Using insulation testing to diagnose electrical problems

By Jeff Jowett, Senior Application Engineer, AVO International, Valley Forge, Pennsylvania

If a critical piece of capital equipment "dies", the obvious response is to attempt to bring it back online through troubleshooting and repair. Is there power? Connect a voltmeter. Check the fuses. Is it drawing too much current? Take a reading with a clamp-on ammeter. Hook up an insulation tester and look for shorts to ground. These commonplace diagnostic procedures are the most familiar applications of electrical test instrumentation to the maintenance of capital equipment.

The sophistication of electronic test instruments, however, has broadened and refined the capabilities of the devices, adding a new dimension to electrical maintenance. Comparatively crude "go/no-go" tests are still as useful as ever. But they can now be supplemented with analytical procedures that furnish the astute maintenance technician with a reliable picture of the equipment's condition with respect to its normal life cycle.

A fortunate property of insulation is that it can be used as a barometer of the overall condition of the electrical system it supports. Insulation deteriorates steadily and gradually over time. Its electrical resistance can be measured and used as the relevant indicator. Circuitry exhibits no such predictive deterioration, while components tend to fail catastrophically and can be difficult or inconvenient to test. Insulation, in addition to its primary function, provides the ideal indicator of the equipment's condition.

New technology = new opportunity

The challenge of electrical instrumentation, then, is to facilitate maximum use of this opportunity. The enhanced performance of newer technology lets established procedures yield greater insights and make new maintenance methods available. Traditional testers commonly generated only 1,000 volts, and the measurement range was often limited to hundreds of, or a few thousand, megohms. The quantum leap to a 5-kV tester was often made on a "take it or leave it" basis, purely to accommodate the demands of high-voltage equipment.

Modern instruments deliver stable voltage, above minimum load requirement, over the full resistance range of the test specimen and feature microprocessor sensitivity in the measuring circuit. The combination of higher voltage and enhanced sensitivity enables the tester to both draw and measure the miniscule current that quality insulation in new, capital equipment passes. Accordingly, a plant can develop and implement sophisticated procedures that rely on precise measurements. The insulation tester isn't limited to values associated with faulty or aged equipment, but can be used to pinpoint the test item's position anywhere along its aging curve. The "infinity" (that is to say, over-range) indication, which is a delight to the repair technician, represents a void to the diagnostician. Improved 5-kV testing fills that void with valuable analytical data.

Standard tests gain increased capability

Familiar standardized test procedures that have been used for years benefit from the improved capabilities of enhanced 5-kV testing. Most basic of these is the time-resistance method. A valuable property of insulation, but one that must be understood, is that it "charges" during the course of a test. The polar DC field the tester applies causes realignment of the insulating material on the molecular level, as dipoles orient themselves with the electric field. This movement of charge, of course, constitutes a current. Its value as a diagnostic indicator is based on two opposing factors: the current dies away as the structure reaches its final orientation, while "leakage" promoted by deterioration passes a comparatively large, constant current. The net result is that in "good" insulation, leakage current is relatively small, and resistance rises dramatically as charging goes to completion. This changing resistance bedevils the unschooled, but is exactly what the diagnostician wants to see. Deteriorated insulation passes relatively large amounts of leakage current at a constant rate for a given applied voltage. This leakage current "floods out" the charging effect.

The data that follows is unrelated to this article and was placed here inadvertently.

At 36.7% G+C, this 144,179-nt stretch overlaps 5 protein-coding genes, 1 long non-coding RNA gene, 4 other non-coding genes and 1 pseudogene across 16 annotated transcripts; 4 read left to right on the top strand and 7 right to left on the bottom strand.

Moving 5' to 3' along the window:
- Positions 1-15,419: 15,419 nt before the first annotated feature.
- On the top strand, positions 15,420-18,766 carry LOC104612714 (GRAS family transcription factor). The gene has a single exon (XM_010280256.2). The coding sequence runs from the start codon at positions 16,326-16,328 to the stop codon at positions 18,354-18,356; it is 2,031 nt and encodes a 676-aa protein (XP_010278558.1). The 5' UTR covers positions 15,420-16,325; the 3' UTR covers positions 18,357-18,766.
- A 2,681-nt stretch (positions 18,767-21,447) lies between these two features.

Polarization index

Time-resistance methods, as they are known, take advantage of this effect. Graphing the resistance reading as a function of time from initiation of the test yields a smoothly rising curve for "good" insulation, but a "flat" curve if the insulation shows signs of deterioration (see Figure 1). The ultimate simplification of this technique is represented by the popular polarization index test that requires only two readings and simple division. The 10-minute reading is divided by the one-minute reading to give a ratio. Obviously, a low ratio indicates little change, hence poor insulation, while a high ratio indicates the opposite. References to typical polarization index values are common in the literature, which makes this test very easy and readily used. Note that resistance readings alone are almost meaningless since they may range from enormous values in new equipment down to a few megohms just before removal from service. A test like the polarization index is particularly useful because it can be performed on even the largest equipment and yields a self-contained evaluation based on relative readings rather than absolute values. No polarization index can be calculated with a tester of limited range, because "infinity" is not a meaningful number that one can use in a calculation. Advanced 5-kV testers readily reach the teraohm range-1012, or thousands of thousands of "megs"-and so do not run off the graph. The largest and newest capital equipment can be readily tested to yield repeatable data for recording and subsequent trend evaluation. Figure 2 shows typical polarization index test results.